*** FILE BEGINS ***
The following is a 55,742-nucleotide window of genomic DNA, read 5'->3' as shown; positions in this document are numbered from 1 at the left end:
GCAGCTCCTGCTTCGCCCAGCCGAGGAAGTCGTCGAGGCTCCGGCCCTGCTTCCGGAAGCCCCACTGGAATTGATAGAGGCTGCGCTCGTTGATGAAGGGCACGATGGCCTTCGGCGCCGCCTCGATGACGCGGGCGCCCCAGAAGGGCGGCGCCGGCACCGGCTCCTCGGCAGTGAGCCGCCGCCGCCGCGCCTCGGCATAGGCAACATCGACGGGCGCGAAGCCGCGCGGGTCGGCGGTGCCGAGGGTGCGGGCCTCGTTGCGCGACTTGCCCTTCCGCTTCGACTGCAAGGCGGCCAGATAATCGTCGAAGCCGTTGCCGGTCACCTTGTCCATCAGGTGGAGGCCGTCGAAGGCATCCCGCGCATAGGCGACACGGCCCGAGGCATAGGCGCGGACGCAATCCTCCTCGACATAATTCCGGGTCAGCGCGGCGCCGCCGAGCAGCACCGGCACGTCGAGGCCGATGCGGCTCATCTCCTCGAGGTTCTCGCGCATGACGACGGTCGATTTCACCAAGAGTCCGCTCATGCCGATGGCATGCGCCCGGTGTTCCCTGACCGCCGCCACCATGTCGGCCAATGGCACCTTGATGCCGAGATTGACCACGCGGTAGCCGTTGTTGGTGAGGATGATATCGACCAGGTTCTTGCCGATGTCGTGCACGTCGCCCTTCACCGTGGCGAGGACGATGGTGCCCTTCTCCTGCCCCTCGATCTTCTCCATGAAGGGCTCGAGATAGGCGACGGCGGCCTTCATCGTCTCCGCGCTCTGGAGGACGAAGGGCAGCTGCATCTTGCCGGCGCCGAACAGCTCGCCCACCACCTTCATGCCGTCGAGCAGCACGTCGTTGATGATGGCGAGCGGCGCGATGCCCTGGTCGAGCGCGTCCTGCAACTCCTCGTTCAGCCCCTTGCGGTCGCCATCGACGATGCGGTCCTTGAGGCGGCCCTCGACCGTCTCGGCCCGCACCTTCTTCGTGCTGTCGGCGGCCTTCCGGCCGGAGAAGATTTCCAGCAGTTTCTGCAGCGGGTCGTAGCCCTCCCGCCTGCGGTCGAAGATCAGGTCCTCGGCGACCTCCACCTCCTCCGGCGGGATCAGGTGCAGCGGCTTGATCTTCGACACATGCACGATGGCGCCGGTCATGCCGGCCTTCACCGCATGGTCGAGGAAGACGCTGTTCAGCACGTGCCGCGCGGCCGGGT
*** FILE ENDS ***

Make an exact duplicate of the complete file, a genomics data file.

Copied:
The following is a 55,742-nucleotide window of genomic DNA, read 5'->3' as shown; positions in this document are numbered from 1 at the left end:
GCAGCTCCTGCTTCGCCCAGCCGAGGAAGTCGTCGAGGCTCCGGCCCTGCTTCCGGAAGCCCCACTGGAATTGATAGAGGCTGCGCTCGTTGATGAAGGGCACGATGGCCTTCGGCGCCGCCTCGATGACGCGGGCGCCCCAGAAGGGCGGCGCCGGCACCGGCTCCTCGGCAGTGAGCCGCCGCCGCCGCGCCTCGGCATAGGCAACATCGACGGGCGCGAAGCCGCGCGGGTCGGCGGTGCCGAGGGTGCGGGCCTCGTTGCGCGACTTGCCCTTCCGCTTCGACTGCAAGGCGGCCAGATAATCGTCGAAGCCGTTGCCGGTCACCTTGTCCATCAGGTGGAGGCCGTCGAAGGCATCCCGCGCATAGGCGACACGGCCCGAGGCATAGGCGCGGACGCAATCCTCCTCGACATAATTCCGGGTCAGCGCGGCGCCGCCGAGCAGCACCGGCACGTCGAGGCCGATGCGGCTCATCTCCTCGAGGTTCTCGCGCATGACGACGGTCGATTTCACCAAGAGTCCGCTCATGCCGATGGCATGCGCCCGGTGTTCCCTGACCGCCGCCACCATGTCGGCCAATGGCACCTTGATGCCGAGATTGACCACGCGGTAGCCGTTGTTGGTGAGGATGATATCGACCAGGTTCTTGCCGATGTCGTGCACGTCGCCCTTCACCGTGGCGAGGACGATGGTGCCCTTCTCCTGCCCCTCGATCTTCTCCATGAAGGGCTCGAGATAGGCGACGGCGGCCTTCATCGTCTCCGCGCTCTGGAGGACGAAGGGCAGCTGCATCTTGCCGGCGCCGAACAGCTCGCCCACCACCTTCATGCCGTCGAGCAGCACGTCGTTGATGATGGCGAGCGGCGCGATGCCCTGGTCGAGCGCGTCCTGCAACTCCTCGTTCAGCCCCTTGCGGTCGCCATCGACGATGCGGTCCTTGAGGCGGCCCTCGACCGTCTCGGCCCGCACCTTCTTCGTGCTGTCGGCGGCCTTCCGGCCGGAGAAGATTTCCAGCAGTTTCTGCAGCGGGTCGTAGCCCTCCCGCCTGCGGTCGAAGATCAGGTCCTCGGCGACCTCCACCTCCTCCGGCGGGATCAGGTGCAGCGGCTTGATCTTCGACACATGCACGATGGCGCCGGTCATGCCGGCCTTCACCGCATGGTCGAGGAAGACGCTGTTCAGCACGTGCCGCGCGGCCGGGT